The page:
On April 3rd, a pro-Nazi coup, masterminded by the German Consul Dr. Fritz Grobba, took control of the country. King Faisal II and his cabinet escaped and Rashid Ali al-Gaylani became the prime minister.
My father and my older brothers appeared troubled.
Anxiety overcame the Jewish community. Within days, some Jews were arrested and imprisoned.
In the year 1941 Passover fell on April 12th. Our Seder was cheerless and gloomy. I was a ten-year-old frightened kid.
On May 31st, British troops arrived at the outskirts of Baghdad, but did not enter the city. Al-Gaylani and his accomplice, Haj Amin al-Husseini, the Grand Mufti of Jerusalem, fled the country. On June 1st, crowds aided by police and soldiers went on a rampage looting and burning Jewish homes and businesses. They murdered men, raped women and girls and then slit their throats.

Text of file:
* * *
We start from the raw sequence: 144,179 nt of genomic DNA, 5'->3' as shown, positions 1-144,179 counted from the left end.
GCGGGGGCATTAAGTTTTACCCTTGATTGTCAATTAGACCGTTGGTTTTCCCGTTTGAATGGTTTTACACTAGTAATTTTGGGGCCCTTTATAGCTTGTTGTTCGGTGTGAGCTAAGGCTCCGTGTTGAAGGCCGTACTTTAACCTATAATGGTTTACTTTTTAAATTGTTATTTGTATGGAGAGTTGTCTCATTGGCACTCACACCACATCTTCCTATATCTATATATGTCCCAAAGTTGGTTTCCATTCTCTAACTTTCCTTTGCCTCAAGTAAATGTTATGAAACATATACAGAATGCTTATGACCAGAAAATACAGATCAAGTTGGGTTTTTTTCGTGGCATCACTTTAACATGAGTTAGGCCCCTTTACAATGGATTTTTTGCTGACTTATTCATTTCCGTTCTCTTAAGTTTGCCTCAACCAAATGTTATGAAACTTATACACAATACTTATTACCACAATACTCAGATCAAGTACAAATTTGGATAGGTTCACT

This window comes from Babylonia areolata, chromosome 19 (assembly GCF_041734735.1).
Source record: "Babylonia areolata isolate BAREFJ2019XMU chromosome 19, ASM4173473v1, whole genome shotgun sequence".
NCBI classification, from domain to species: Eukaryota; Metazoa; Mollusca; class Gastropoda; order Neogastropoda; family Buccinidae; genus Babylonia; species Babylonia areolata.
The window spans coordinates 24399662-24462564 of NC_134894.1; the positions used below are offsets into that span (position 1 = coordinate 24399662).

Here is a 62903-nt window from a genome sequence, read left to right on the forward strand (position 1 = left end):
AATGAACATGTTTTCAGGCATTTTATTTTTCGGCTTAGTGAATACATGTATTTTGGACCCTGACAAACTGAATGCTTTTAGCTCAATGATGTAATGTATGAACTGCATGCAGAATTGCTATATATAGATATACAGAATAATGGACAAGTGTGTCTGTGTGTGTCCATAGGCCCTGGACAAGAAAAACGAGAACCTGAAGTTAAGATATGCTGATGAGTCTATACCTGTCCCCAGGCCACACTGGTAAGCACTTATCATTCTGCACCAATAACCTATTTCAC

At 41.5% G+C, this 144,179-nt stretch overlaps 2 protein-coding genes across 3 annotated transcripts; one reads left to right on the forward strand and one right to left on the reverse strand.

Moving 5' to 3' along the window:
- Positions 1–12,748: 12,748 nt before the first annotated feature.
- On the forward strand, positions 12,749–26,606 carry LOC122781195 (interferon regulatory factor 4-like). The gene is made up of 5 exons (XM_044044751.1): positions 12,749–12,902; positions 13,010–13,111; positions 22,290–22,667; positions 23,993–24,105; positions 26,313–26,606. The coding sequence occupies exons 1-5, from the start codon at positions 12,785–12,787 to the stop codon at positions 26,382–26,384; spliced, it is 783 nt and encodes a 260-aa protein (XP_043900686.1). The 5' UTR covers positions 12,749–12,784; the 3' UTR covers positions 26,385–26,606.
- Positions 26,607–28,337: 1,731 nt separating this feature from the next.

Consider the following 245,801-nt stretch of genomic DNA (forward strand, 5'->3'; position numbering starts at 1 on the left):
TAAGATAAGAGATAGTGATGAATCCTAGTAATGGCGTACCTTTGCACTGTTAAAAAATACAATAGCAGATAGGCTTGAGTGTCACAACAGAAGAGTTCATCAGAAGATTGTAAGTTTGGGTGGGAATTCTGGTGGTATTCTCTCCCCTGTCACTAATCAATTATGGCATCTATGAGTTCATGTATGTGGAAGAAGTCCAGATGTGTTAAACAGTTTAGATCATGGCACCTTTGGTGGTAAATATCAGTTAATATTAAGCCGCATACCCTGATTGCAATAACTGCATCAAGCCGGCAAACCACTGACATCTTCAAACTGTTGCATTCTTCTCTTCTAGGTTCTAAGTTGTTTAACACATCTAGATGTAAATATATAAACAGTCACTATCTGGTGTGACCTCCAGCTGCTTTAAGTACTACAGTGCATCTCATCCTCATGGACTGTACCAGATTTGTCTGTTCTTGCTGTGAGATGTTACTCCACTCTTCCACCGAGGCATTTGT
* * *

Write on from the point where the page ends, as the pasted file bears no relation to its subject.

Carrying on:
We locked and bolted our doors and put our faith into action, we prayed. The mob did not reach our area but my uncles’ home in the old city, were ransacked. The next day, on June 2nd, British troops entered Baghdad and put a stop to the massacre.
The official Iraqi government count was 179 Jews murdered and 240 wounded. There was not one act of resistance or fighting back; there were no arrests or convictions. No Jew would file a claim against a Muslim, for fear of retaliation on his or her life.
I must admit that if it were not for the courage and heroism of some Muslim men who protected and sheltered their Jewish friends the Pogrom on the Jews – the upheaval that became to be known as the Farhud - would have been far worse.